Sean Richardson/University of British Columbia

The examination of the effectiveness of flotation Restricted Environmental Stimulation technique (REST) as a performance enhancement tool in sport has produced positive results. However, previous studies using flotation REST to enhance gross motor performance combined the technique with imaginal practice, confounding the effect that REST-only might have on performance. Although more recent studies have examined the effects of flotation REST-only on athletic performance, they have only looked at fine motor activity.

This study tested the effects of flotation REST-only on rowing ergometer performance, a gross motor activity. Furthermore, this study attempted to ascertain, through carefully constructed questionnaires, the reasons why athletes might or might not benefit from including a period of flotation REST in their training regime. Subjects (n=40) were a group of male and female, novice and varsity university rowers. Subjects were matched based on previous ergometer competition scores and then randomly assigned to either a flotation REST condition or chamber/relaxation control condition.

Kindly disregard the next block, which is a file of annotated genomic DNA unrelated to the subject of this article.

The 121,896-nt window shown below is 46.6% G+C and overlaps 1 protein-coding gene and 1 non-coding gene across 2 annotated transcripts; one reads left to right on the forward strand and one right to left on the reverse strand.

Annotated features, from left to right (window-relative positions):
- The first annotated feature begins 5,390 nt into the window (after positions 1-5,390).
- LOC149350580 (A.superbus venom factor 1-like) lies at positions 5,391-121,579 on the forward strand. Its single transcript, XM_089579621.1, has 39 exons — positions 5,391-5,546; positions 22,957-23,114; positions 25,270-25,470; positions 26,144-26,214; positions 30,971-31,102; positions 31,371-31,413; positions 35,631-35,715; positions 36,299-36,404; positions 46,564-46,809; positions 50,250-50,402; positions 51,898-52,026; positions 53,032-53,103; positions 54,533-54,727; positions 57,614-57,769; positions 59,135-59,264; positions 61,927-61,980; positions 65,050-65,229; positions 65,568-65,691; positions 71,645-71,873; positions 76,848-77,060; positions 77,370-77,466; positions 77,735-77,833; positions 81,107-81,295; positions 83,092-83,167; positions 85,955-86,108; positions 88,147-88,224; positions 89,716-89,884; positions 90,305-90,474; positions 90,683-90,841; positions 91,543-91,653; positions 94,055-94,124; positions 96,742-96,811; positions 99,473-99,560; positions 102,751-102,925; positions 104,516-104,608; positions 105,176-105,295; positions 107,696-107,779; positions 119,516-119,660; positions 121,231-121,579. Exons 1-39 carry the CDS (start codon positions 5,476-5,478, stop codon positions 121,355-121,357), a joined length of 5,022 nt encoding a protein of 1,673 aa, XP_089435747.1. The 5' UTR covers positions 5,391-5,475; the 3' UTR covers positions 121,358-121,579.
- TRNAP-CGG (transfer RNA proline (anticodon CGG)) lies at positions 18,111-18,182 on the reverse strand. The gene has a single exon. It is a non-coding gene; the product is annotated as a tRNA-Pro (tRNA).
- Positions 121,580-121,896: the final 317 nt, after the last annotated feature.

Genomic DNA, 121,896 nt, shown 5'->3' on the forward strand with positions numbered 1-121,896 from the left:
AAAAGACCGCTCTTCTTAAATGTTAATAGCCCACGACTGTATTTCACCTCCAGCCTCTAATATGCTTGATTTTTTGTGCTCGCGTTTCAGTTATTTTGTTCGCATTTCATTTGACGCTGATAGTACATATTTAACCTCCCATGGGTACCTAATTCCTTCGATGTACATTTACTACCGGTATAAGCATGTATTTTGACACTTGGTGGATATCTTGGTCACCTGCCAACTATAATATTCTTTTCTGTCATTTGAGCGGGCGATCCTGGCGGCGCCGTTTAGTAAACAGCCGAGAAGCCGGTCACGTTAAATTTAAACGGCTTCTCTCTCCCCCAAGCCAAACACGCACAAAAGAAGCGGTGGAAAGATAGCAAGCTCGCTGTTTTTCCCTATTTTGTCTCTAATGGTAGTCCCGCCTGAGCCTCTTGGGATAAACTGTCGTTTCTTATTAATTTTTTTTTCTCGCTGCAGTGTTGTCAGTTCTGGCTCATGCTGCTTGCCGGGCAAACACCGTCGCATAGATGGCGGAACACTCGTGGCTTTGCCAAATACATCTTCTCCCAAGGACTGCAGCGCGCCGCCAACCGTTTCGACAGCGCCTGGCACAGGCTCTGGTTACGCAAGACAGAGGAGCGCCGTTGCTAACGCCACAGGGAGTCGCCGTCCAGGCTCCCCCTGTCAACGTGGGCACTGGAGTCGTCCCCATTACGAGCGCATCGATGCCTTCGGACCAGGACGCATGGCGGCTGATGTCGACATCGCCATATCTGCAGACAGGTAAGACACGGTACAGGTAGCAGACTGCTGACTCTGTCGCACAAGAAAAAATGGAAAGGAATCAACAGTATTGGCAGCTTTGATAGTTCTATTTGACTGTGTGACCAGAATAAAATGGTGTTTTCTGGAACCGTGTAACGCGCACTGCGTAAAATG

All groups were exposed to two administrations of either one of the conditions and were pre- and post-tested on a 1000 meter rowing ergometer trial; difference scores were compared. The study also coincided with intra-team ergometer competitions, allowing the experimenter to compare scores form a source external to the study. The results are discussed in terms of which sports might benefit form flotation REST and under what conditions it may best be applied.